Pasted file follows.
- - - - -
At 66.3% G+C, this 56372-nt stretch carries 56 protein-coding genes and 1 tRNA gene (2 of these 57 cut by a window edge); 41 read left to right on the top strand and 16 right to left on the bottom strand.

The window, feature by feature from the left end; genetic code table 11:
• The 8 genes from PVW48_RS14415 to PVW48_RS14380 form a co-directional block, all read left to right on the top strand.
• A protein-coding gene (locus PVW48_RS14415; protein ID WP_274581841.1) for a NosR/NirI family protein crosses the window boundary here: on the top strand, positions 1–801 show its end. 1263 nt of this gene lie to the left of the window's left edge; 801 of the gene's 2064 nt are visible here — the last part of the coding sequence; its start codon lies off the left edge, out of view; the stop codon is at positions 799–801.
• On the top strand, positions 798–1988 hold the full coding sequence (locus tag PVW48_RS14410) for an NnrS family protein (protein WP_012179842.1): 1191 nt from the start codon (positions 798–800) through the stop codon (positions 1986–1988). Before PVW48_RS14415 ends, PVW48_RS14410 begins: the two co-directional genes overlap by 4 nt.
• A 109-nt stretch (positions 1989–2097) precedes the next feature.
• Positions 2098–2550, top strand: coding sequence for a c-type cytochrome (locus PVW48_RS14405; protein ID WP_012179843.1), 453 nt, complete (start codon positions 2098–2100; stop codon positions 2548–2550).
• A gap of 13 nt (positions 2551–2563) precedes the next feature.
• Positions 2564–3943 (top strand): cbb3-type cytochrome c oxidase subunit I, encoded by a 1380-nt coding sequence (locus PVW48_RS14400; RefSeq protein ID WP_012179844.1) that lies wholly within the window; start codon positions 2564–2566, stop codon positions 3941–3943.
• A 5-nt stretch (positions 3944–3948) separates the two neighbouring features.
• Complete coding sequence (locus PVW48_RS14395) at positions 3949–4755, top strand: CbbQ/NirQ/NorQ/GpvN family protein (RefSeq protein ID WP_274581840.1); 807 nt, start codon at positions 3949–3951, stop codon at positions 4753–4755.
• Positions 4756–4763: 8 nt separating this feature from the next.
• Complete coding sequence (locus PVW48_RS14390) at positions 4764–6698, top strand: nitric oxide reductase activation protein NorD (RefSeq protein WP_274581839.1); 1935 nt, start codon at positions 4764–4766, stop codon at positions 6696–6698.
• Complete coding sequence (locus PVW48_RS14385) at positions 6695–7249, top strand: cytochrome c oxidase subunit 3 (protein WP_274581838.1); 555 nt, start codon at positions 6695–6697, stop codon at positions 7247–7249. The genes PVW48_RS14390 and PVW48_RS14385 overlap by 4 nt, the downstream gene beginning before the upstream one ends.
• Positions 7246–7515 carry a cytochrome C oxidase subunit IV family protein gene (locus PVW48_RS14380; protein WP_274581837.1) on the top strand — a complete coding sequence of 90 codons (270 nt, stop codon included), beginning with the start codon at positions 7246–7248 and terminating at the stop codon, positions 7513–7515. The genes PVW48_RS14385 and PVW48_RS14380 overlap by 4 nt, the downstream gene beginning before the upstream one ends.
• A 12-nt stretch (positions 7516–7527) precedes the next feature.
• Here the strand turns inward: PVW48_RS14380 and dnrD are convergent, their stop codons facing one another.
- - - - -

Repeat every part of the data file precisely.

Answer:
At 66.3% G+C, this 56372-nt stretch carries 56 protein-coding genes and 1 tRNA gene (2 of these 57 cut by a window edge); 41 read left to right on the top strand and 16 right to left on the bottom strand.

The window, feature by feature from the left end; genetic code table 11:
• The 8 genes from PVW48_RS14415 to PVW48_RS14380 form a co-directional block, all read left to right on the top strand.
• A protein-coding gene (locus PVW48_RS14415; protein ID WP_274581841.1) for a NosR/NirI family protein crosses the window boundary here: on the top strand, positions 1–801 show its end. 1263 nt of this gene lie to the left of the window's left edge; 801 of the gene's 2064 nt are visible here — the last part of the coding sequence; its start codon lies off the left edge, out of view; the stop codon is at positions 799–801.
• On the top strand, positions 798–1988 hold the full coding sequence (locus tag PVW48_RS14410) for an NnrS family protein (protein WP_012179842.1): 1191 nt from the start codon (positions 798–800) through the stop codon (positions 1986–1988). Before PVW48_RS14415 ends, PVW48_RS14410 begins: the two co-directional genes overlap by 4 nt.
• A 109-nt stretch (positions 1989–2097) precedes the next feature.
• Positions 2098–2550, top strand: coding sequence for a c-type cytochrome (locus PVW48_RS14405; protein ID WP_012179843.1), 453 nt, complete (start codon positions 2098–2100; stop codon positions 2548–2550).
• A gap of 13 nt (positions 2551–2563) precedes the next feature.
• Positions 2564–3943 (top strand): cbb3-type cytochrome c oxidase subunit I, encoded by a 1380-nt coding sequence (locus PVW48_RS14400; RefSeq protein ID WP_012179844.1) that lies wholly within the window; start codon positions 2564–2566, stop codon positions 3941–3943.
• A 5-nt stretch (positions 3944–3948) separates the two neighbouring features.
• Complete coding sequence (locus PVW48_RS14395) at positions 3949–4755, top strand: CbbQ/NirQ/NorQ/GpvN family protein (RefSeq protein ID WP_274581840.1); 807 nt, start codon at positions 3949–3951, stop codon at positions 4753–4755.
• Positions 4756–4763: 8 nt separating this feature from the next.
• Complete coding sequence (locus PVW48_RS14390) at positions 4764–6698, top strand: nitric oxide reductase activation protein NorD (RefSeq protein WP_274581839.1); 1935 nt, start codon at positions 4764–4766, stop codon at positions 6696–6698.
• Complete coding sequence (locus PVW48_RS14385) at positions 6695–7249, top strand: cytochrome c oxidase subunit 3 (protein WP_274581838.1); 555 nt, start codon at positions 6695–6697, stop codon at positions 7247–7249. The genes PVW48_RS14390 and PVW48_RS14385 overlap by 4 nt, the downstream gene beginning before the upstream one ends.
• Positions 7246–7515 carry a cytochrome C oxidase subunit IV family protein gene (locus PVW48_RS14380; protein WP_274581837.1) on the top strand — a complete coding sequence of 90 codons (270 nt, stop codon included), beginning with the start codon at positions 7246–7248 and terminating at the stop codon, positions 7513–7515. The genes PVW48_RS14385 and PVW48_RS14380 overlap by 4 nt, the downstream gene beginning before the upstream one ends.
• A 12-nt stretch (positions 7516–7527) precedes the next feature.
• Here the strand turns inward: PVW48_RS14380 and dnrD are convergent, their stop codons facing one another.